There are a surprising number of possible entry points for wildlife to get into the house. After years being oblivious to this potential, I am now very aware after several snake sightings in the basement by my wife. Certainly, these are not the first sightings, and in several cases I’ve managed to shoo snakes large and small outdoors without resorting to violence (and a few without telling her). But, Barbara and snakes must never cross paths, particularly indoors, so I’ve been forced to search out and close up all of the most obvious points of entry.
The biggest no-no is bringing snakes in with the tropicals, when pots of tender plants are hauled to the basement to spend the winter indoors. At least once I brought in a snake, though I’m sure I denied it, but more often the hitchhikers into the basement are frogs. While snakes are silent, frogs are not, so they’re quickly found and moved outdoors, but acknowledging that frogs are brought in encourages the thought that snakes could also.
Fortunately or not, the latest snake sighting was before the pots of tropicals were brought indoors, so I have no blame except that I didn’t cover over two gaping holes in the wall of the garage made by the gas company when there was suspicion of a leak. Beside one, a four foot snake skin was discovered, so of course these were the first holes boarded over.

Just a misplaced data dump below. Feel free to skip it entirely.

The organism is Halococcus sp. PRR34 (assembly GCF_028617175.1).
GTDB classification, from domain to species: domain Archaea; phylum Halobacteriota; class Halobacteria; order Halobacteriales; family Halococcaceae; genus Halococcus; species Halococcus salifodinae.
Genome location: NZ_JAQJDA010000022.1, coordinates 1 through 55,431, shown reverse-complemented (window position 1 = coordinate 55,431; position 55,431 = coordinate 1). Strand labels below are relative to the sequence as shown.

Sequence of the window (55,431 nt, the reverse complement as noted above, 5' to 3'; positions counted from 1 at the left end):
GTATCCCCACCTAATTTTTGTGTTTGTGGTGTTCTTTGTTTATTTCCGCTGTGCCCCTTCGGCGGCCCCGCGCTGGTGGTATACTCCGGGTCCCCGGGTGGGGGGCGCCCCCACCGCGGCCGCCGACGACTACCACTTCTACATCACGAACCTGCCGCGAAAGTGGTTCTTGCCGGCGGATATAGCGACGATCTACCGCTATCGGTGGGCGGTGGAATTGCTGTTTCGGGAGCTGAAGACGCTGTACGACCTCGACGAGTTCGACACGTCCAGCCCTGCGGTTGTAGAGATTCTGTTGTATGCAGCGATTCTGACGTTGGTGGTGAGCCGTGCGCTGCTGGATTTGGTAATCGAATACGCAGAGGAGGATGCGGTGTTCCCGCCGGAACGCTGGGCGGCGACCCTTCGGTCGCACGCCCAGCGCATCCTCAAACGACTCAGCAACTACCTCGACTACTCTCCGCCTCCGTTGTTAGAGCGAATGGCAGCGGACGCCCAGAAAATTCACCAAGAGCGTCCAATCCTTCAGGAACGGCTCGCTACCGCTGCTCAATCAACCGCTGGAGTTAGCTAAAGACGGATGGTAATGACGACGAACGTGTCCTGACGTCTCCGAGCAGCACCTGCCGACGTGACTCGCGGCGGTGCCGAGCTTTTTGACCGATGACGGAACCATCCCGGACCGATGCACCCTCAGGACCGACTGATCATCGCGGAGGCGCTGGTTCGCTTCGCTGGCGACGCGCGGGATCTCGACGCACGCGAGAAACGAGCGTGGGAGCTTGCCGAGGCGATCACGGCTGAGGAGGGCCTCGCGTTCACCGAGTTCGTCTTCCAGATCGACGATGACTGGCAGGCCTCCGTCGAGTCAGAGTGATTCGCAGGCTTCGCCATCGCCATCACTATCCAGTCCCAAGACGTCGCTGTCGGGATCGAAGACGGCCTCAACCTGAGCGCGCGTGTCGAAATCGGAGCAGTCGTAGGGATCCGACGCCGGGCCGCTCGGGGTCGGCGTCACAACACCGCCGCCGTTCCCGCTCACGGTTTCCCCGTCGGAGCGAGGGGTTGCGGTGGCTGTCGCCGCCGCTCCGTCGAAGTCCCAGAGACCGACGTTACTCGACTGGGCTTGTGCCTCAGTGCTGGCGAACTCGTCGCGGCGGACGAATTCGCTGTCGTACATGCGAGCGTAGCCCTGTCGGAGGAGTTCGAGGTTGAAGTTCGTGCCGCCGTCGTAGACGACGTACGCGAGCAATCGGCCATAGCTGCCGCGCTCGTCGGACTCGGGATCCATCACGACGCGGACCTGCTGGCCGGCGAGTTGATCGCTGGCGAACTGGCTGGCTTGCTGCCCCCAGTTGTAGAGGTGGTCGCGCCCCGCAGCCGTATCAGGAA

With five ponds in the garden and an acre or more of dense vegetation there’s no way to exclude snakes, nor do I ever intend to try such a thing. Several Northern Brown water snakes have been regular inhabitants of the large koi pond in recent years, and sightings of black and garter snakes, and a very occasional copperheads are not cause for alarm. The full scope of wildlife, from bugs to birds, to snakes and four legged furry creatures reside close to or in the garden, and welcoming one inevitably brings the others, so there’s no choosing.
While I don’t welcome snakes into our living area, I’m happy they’ve found a home in the garden. In the basement they keep the mouse population to a minimum (though there are better ways to accomplish this), and I’m not certain what benefit they are in the garden (except scaring Barbara), but I’m sure they do their part.